At first it seemed like a cold for baby Willow, but this soon turned into a serious diagnosis that required hospital. Mother Leanne describes her youngest child’s experience of influenza.
It was mid-winter when mother Leanne noticed her baby, Willow, had a runny nose. As a mum of eight children, she was familiar with the normal ailments of youngsters and she nursed her child for a suspected cold.
However, baby Willow’s temperature continued to rise and she became lethargic. Leanne realised this was not a cold and acted quickly by taking her baby to hospital. The emergency doctors connected the baby to a drip in the children’s ward. This was a traumatic experience for both Leanne and Willow.
“When I looked at my baby in hospital in that bed connected to drips, screaming and so desperately unwell, I realised I could have done something to prevent this from happening.” Mother Leanne, from Sydney.
Protecting baby Willow from influenza
Blood tests confirmed that Willow had influenza A - often considered the most serious strain1 - and she was kept in hospital for a number of days. There are three types of influenza virus: A, B and C that can all cause serious illness.1 Children under 5 years of age are at increased risk of complications and hospitalisation.2,3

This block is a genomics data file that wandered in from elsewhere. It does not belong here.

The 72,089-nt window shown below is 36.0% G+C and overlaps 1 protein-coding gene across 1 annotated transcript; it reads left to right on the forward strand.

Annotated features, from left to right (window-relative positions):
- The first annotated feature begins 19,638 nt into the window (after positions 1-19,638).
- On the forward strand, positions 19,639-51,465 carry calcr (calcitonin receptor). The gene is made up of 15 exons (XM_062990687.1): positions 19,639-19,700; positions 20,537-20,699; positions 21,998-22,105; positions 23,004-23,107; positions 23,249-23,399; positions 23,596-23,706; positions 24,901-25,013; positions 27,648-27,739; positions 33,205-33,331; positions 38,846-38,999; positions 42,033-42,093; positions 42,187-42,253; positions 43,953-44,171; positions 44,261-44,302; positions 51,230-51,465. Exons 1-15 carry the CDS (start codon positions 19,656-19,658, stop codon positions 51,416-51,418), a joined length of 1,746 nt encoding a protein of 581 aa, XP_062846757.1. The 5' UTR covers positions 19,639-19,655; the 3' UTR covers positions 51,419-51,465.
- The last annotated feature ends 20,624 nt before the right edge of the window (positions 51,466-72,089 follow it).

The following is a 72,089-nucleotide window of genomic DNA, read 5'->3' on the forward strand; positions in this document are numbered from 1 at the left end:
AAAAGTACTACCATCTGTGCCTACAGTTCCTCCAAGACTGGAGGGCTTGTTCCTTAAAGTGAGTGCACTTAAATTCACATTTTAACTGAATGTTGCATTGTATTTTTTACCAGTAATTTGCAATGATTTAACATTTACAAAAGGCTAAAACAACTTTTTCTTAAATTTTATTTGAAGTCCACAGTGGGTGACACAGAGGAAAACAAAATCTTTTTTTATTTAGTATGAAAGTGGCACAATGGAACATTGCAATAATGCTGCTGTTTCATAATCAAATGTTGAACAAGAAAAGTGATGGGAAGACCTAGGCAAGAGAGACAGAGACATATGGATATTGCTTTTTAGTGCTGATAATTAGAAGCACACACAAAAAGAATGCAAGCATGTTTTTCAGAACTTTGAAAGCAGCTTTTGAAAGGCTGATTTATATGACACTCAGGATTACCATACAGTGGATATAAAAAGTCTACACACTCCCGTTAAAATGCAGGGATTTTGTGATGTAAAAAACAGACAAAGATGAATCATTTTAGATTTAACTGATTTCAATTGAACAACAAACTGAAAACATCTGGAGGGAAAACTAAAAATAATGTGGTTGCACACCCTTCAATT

Baby Willow has now fully recovered. However, as a result of their experience, Leanne is now an advocate for influenza vaccination.
Leanne and Willow, Sydney
“It was an awful time for me because, as her mum, I should be looking after her, protecting her and doing everything to prevent her from getting sick. I would hate for anyone else’s child to get that unwell, so I’m now a huge advocate for the vaccination,”
April sees start of influenza National Immunisation Program
This year’s influenza National Immunisation Program will provide free vaccinations to children (from 6 months to under 5 years of age), those aged 65+ and people at high risk of complications, such as those with cardiovascular disease.4 For further information on influenza and its prevent, please speak with your healthcare professional.
- Health Direct. Available at: www.healthdirect.gov.au/influenza-a-flu
- Australian Technical Advisory Group on Immunisation (ATAGI). Australian Immunisation Handbook, Australian Government Department of Health, Canberra, 2018. Available from: https://immunisationhandbook.health.gov.au/vaccine-preventable-diseases/influenza-flu. [Accessed 1st April 2020]
- Li-Kim Moy J et al (2016) Australian vaccine preventable disease epidemiological review series: Influenza 2006 to 2015. Commun Dis Intill 2016;40(4):E482-E495. Available at: https://pubmed.ncbi.nlm.nih.gov/28043223/ [Accessed 1st April 2020]
- Department of Health. National Immunisation Program 2020 influenza vaccination provider toolkit Available at: https://www.health.nsw.gov.au/immunisation/Publications/flu-provider-toolkit.pdf [Accessed 30th March 2020]
April 22, 2020